Mexico’s Finance Minister Arturo Herrera has had to defend the government’s budget proposal for next financial year after it came under fire for stipulating an unrealistic oil production growth rate.
“We have presented a realistic budget, without underestimating income or expenditures,” Herrera told media as quoted by Reuters. “For a very long period, income was underestimated in a more or less systematic way, so that there was always surplus income at the end of the year.”
Mexico’s government released its draft budget for 2020 earlier this week, stipulating oil production of 1.95 million bpd at the end of next year. That’s up from 1.73 million bpd, according to Reuters. If Pemex succeeds in achieving a higher production rate, this would be a major win: Mexico’s oil production has been falling for 14 years in a row.
Mexico’s new government came into power with promises to turn around the country’s oil industry and boost production after, it said, the previous government failed. Currently, the Obrador government is reviewing contracts with foreign oil companies signed during the Pena-Nieto term and has suspended all new auctions until the reviews are over. The president has pledged to boost production by 50 percent by the end of his term.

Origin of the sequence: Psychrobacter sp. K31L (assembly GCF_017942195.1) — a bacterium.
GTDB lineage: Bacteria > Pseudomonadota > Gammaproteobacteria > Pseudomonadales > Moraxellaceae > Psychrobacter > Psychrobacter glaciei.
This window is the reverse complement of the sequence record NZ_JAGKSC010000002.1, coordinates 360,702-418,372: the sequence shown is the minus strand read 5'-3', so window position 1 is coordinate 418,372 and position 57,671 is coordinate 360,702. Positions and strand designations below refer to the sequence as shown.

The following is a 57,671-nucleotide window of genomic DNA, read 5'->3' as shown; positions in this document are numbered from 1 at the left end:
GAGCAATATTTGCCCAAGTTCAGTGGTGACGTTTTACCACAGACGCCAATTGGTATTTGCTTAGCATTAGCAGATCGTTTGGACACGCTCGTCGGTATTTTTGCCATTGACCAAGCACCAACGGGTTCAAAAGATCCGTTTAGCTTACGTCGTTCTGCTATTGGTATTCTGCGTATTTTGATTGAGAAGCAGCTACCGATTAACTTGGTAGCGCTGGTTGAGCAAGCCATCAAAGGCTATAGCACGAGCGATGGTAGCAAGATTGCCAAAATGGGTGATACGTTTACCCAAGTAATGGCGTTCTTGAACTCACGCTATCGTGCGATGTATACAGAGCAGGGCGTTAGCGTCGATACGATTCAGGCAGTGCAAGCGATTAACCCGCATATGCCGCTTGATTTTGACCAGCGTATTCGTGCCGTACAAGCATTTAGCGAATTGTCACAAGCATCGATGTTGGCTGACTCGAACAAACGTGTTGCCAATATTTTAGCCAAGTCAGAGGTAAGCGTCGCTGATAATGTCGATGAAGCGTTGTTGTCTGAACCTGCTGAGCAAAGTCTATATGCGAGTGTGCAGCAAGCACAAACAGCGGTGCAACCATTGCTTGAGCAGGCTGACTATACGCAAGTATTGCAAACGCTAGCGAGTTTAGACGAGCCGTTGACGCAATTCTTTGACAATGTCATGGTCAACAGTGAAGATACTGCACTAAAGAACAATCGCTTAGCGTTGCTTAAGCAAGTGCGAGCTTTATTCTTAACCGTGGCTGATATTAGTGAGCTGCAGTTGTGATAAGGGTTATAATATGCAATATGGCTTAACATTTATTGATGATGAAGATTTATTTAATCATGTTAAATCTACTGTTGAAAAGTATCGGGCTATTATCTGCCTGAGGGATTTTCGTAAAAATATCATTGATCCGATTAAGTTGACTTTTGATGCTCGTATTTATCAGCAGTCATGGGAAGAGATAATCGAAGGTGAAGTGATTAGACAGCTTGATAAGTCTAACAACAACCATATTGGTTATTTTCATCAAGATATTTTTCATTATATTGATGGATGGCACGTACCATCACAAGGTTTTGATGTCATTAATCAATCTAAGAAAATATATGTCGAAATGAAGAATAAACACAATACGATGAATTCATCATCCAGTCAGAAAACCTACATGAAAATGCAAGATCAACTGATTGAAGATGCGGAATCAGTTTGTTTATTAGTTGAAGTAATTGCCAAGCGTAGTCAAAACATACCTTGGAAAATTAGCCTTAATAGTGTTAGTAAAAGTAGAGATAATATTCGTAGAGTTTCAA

In the meantime, Pemex has increased its spending plans for this year by 14 percent, with a focus on already producing fields. This is certainly a reasonable bet: new exploration and production requires more money than producing fields. Yet it is precisely the lack of new exploration that led to the decline in Mexico’s output in the first place. While exploiting existing fields could prop up production over the short term, a long-term increase would require new exploration.
In addition to the oil production increase, Mexico’s 2020 draft budget also stipulated several “fiscal shock absorbers” to prevent adverse effects on public finances from too low international oil prices. The shock absorbers, according to the proposal, envisaged “a strategy of oil hedges contracted both by Pemex and the federal government to cover oil income against reductions compared to the price,” or in other words, Mexico’s famous oil hedge worth $1 billion or more every year.
By Irina Slav for Oilprice.com
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Irina is a writer for Oilprice.com with over a decade of experience writing on the oil and gas industry.